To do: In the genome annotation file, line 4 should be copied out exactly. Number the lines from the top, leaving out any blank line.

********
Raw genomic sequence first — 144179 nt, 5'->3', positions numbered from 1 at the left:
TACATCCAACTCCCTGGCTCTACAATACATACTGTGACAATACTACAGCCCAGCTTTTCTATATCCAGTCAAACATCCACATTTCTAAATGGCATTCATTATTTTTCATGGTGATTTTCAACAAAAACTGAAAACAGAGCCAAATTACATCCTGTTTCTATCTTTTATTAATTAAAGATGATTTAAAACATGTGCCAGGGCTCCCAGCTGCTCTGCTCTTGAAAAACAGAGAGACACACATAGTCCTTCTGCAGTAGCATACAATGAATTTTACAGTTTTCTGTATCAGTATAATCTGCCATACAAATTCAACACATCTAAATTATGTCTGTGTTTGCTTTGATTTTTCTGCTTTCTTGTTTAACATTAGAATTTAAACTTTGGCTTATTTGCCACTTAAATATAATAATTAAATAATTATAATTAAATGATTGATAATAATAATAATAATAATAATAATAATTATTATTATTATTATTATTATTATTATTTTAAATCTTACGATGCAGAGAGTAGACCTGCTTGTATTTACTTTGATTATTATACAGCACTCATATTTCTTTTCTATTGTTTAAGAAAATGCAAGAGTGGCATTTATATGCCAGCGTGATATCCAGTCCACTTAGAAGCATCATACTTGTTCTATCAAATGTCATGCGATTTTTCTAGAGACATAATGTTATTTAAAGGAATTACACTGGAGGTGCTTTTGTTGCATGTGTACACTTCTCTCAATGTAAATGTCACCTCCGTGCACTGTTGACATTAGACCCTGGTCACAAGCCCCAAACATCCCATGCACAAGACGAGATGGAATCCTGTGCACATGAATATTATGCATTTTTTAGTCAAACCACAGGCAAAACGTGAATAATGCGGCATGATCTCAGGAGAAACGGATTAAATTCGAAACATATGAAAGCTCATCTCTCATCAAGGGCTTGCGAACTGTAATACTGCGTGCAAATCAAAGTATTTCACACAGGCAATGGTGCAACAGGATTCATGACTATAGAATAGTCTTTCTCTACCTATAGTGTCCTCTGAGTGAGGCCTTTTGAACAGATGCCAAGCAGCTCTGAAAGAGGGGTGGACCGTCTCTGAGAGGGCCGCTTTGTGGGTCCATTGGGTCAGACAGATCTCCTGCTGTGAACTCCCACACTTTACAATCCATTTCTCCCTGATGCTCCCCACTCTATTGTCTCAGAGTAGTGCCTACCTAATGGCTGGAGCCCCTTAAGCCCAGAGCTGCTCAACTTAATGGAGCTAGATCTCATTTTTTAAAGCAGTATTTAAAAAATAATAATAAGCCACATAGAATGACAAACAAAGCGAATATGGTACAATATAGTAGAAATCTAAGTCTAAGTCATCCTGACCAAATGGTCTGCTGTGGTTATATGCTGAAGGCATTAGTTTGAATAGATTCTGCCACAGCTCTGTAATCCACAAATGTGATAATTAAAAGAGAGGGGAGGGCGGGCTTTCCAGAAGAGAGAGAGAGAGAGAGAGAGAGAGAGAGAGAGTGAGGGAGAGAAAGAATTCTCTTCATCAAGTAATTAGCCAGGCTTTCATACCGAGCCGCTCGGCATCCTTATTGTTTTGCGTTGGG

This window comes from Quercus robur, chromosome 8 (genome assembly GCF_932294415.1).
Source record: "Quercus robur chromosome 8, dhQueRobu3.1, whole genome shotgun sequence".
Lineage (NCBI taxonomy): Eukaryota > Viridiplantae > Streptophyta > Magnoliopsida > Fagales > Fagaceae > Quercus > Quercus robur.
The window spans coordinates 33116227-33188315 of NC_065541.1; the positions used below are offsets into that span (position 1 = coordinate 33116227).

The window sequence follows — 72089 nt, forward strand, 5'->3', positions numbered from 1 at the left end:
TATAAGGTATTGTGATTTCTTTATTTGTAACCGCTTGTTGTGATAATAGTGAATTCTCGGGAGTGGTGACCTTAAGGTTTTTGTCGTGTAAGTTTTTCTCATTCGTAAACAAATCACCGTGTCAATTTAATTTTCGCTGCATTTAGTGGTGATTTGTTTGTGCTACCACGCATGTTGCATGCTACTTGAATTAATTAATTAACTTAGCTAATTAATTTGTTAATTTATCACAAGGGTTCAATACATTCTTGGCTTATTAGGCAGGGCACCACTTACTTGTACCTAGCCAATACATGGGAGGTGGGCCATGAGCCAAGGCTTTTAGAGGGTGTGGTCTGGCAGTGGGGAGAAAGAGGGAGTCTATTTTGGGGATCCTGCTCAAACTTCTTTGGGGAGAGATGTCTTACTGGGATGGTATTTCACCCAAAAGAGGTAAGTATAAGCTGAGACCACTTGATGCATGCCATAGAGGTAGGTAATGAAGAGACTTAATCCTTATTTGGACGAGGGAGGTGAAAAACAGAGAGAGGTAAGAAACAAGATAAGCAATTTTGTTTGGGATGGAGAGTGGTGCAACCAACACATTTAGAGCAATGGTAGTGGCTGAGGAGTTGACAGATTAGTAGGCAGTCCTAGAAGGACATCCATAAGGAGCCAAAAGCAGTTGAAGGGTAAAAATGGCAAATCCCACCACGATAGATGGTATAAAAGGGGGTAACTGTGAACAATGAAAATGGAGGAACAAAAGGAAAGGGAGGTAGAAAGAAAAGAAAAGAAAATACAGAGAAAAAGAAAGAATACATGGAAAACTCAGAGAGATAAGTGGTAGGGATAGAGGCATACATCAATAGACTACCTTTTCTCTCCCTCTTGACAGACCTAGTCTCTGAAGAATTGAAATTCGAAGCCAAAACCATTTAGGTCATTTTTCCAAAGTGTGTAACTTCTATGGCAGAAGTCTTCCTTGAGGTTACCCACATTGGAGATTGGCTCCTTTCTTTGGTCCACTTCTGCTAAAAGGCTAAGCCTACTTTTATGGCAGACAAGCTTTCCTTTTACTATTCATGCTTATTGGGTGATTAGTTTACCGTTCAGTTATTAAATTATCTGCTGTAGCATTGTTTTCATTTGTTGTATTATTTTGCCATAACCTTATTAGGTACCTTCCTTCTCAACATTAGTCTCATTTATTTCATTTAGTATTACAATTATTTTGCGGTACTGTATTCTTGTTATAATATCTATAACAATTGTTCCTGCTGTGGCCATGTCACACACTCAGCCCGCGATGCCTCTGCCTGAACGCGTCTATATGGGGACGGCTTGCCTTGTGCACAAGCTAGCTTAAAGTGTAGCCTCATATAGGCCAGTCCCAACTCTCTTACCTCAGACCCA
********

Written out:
Source record: "Quercus robur chromosome 8, dhQueRobu3.1, whole genome shotgun sequence".